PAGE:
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Pocket-hole joinery, or pocket-screw joinery, involves drilling a hole at an angle — usually 15 degrees — into one work piece, and then joining it to a second work piece with a self-tapping screw. The technique, in addition to doweling, is said to have its roots in ancient Egypt, although much doubt is thrown on this theory. Older woodworking reference books never mention the technique of pocket-hole joinery and contemporary woodworking references describe it as new and nontraditional.
Improvements in pocket hole jig technology in recent years have made pocket joints not only easy but often preferred in certain applications such as many types of face frames.
There are numerous different styles of pocket joints, but the basic idea is a jig with a machined aluminum guide cylinder is positioned at a precise angle in the jig. The jig is then clamped to the headboard, and a particular bit the same diameter as the hole (with a much smaller bit on the tip) is used to drill through the aluminum cylinder into the headboard.
Once the pocket hole has been drilled in the headboard, the tailboard is clamped into place, and a screw is driven through the pocket hole into the tailboard. If the glue is to be added to strengthen the joint, it should be placed on the mating surface between the tailboard and headboard before inserting the screw.

Pocket hole jigs

Pocket holes can be formed by drilling a series of holes until a pocket hole is created, but pocket hole jigs make the process much quicker and easier. Pocket hole jigs allow the user to drill a hole at an accurate angle to get a good joint. Using a pocket hole jig also makes for a cleaner and neater appearance as opposed to creating a pocket hole without the help of a jig. A pocket hole jig is generally made of plastic and has a metal insert that the drill bit is inserted through to drill the hole. A jig can be a stationary device that the wooden pieces are clamped into, or a portable device that is clamped onto the wooden pieces.


When joining boards at a right angle, it is important that the cuts are precise and square to prevent gaps or un-perpendicular joints between the boards. Some woodworkers lay out their project before drilling their pocket holes and mark the face of the board that they want to drill to ensure the hole is in the correct location. Most pocket joints are made by screwing into the face or the edge of the board rather than the end grain because the screw will grab better.

Pocket hole joint screws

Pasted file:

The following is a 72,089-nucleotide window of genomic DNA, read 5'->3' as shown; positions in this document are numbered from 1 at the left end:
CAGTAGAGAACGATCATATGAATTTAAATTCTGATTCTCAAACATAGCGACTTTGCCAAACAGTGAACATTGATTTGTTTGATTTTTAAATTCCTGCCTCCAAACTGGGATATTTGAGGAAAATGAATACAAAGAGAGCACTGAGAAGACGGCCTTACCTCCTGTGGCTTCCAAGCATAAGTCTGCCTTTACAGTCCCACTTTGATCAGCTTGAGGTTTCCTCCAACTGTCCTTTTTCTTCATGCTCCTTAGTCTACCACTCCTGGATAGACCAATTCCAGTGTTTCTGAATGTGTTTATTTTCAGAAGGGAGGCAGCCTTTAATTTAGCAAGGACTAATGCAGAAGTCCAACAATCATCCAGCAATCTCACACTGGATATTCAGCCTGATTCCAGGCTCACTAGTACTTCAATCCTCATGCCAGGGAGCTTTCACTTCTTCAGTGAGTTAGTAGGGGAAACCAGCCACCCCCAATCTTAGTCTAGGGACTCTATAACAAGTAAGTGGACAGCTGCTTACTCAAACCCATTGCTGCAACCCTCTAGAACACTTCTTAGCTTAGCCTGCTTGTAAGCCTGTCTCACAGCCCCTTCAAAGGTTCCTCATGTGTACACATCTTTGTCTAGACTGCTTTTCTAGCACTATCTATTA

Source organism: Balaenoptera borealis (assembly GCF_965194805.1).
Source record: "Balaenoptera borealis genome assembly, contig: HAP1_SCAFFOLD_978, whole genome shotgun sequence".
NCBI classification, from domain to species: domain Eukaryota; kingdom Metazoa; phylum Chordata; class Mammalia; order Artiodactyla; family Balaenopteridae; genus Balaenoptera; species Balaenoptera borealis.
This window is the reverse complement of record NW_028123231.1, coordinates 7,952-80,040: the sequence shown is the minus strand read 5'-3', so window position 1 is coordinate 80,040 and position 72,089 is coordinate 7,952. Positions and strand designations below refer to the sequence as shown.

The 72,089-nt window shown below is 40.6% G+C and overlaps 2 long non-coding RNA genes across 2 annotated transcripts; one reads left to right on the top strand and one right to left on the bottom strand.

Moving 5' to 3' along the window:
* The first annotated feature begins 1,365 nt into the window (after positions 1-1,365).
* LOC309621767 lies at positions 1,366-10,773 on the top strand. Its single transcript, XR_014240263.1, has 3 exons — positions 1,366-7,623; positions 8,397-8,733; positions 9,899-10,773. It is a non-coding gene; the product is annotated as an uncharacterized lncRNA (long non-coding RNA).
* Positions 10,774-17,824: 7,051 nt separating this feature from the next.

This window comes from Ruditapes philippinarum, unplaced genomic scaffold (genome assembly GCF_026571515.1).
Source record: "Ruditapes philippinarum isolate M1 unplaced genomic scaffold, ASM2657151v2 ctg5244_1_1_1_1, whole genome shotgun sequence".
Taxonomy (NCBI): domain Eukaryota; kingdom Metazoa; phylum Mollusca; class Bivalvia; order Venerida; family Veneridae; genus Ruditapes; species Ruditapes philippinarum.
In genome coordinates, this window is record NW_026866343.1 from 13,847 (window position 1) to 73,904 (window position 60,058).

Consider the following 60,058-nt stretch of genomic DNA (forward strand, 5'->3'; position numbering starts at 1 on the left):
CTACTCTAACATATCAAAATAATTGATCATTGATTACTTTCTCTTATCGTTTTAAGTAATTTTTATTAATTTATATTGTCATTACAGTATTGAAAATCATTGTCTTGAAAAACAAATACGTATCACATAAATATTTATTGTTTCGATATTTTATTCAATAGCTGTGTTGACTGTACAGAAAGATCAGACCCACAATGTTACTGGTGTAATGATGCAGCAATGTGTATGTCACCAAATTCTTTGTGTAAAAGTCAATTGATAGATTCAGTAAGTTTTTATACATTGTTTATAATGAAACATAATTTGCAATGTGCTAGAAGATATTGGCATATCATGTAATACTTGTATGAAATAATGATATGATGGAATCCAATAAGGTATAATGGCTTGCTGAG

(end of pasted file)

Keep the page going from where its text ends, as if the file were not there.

Self tapping pocket screws are used for pocket hole joints. Pocket screws are generally more expensive, but they are needed for a tight, strong joint. Pocket screws have a wide washer head to prevent screwing too far into the joint and cracking the wood. The self tapping screws will grip any type of wood, but coarse threads are needed for softer wood and fine threads are needed for harder wood.


  • Because the screws act as internal clamps holding the joint together, glue is unnecessary (but usually recommended) for most common joints. If glue is used, clamping is not required because of the ‘internal clamps’ holding the joint together while the glue dries.
  • Gluing and screwing the joints together prevents gaps from forming as wood shrinks and expands with temperature and moisture.
  • Requires only one hole to be drilled, eliminating the need to precisely line up mating workpieces, as is required with dowel and mortise and tenon joints.
  • Does not require any complex mathematics or measurements, such as those used in mortise and tenon joints.
  • Because pocket-hole joinery doesn’t require access to the inside of the joint, quick repairs are possible without completely disassembling the joint. Fixing a squeaky chair or strengthening furniture requires only the drilling of additional pocket holes, and the use of screws to pull the two pieces together.
  • Pocket hole joints have been proven to be superior to traditional joinery. A comparable mortise and tenon joint failed at 453 pounds under a shear load while a pocket hole joint failed at 707 pounds.


  • A broken pocket-hole joint “likely can’t be repaired”.


There Many applications of pocket-hole joint:

1.  Angles

pocket hole join angle
Angle is also used to designate the measure of an angle or of a rotation. This measure is the ratio of the length of a circular arc to its radius. In the case of a geometric angle, the arc is centered at the vertex and delimited by the sides. In the case of a rotation, the arc is centered at the center of the rotation and delimited by any other point and its image by the rotation. Follow The Complete Guide.

2.  Aprons

You can learn this here Source

3. Beveled corners

Beveled corners
Beveled edge refers to an edge of a structure that is not perpendicular to the faces of the piece. The words bevel and chamfer overlap in usage; in general usage they are often interchanged, while in technical usage they may sometimes be differentiated as shown in the image at right. A bevel is typically used to soften the edge of a piece for the sake of safety, wear resistance, or aesthetics; or to facilitate mating with another piece.

4. Curves

A closed curve is a curve that forms a path whose starting point is also its ending point—that is, a path from any of its points to the same point. See the source.

5.  Edge banding

edge banding
Edge Banding, or edgebanding, is the name of both a process and an associated narrow strip of material used to create durable and aesthetically pleasing trim edges during finish carpentry.
Edge banding is used to cover the exposed sides of materials such as plywood, particle board or MDF, increasing durability and giving the appearance of a solid or more valuable material. Common substitutes for edgebanding include face frames or molding. Edge banding can be made of different materials including PVC, ABS, acrylic, melamine, wood or wood veneer.

6. Edge joining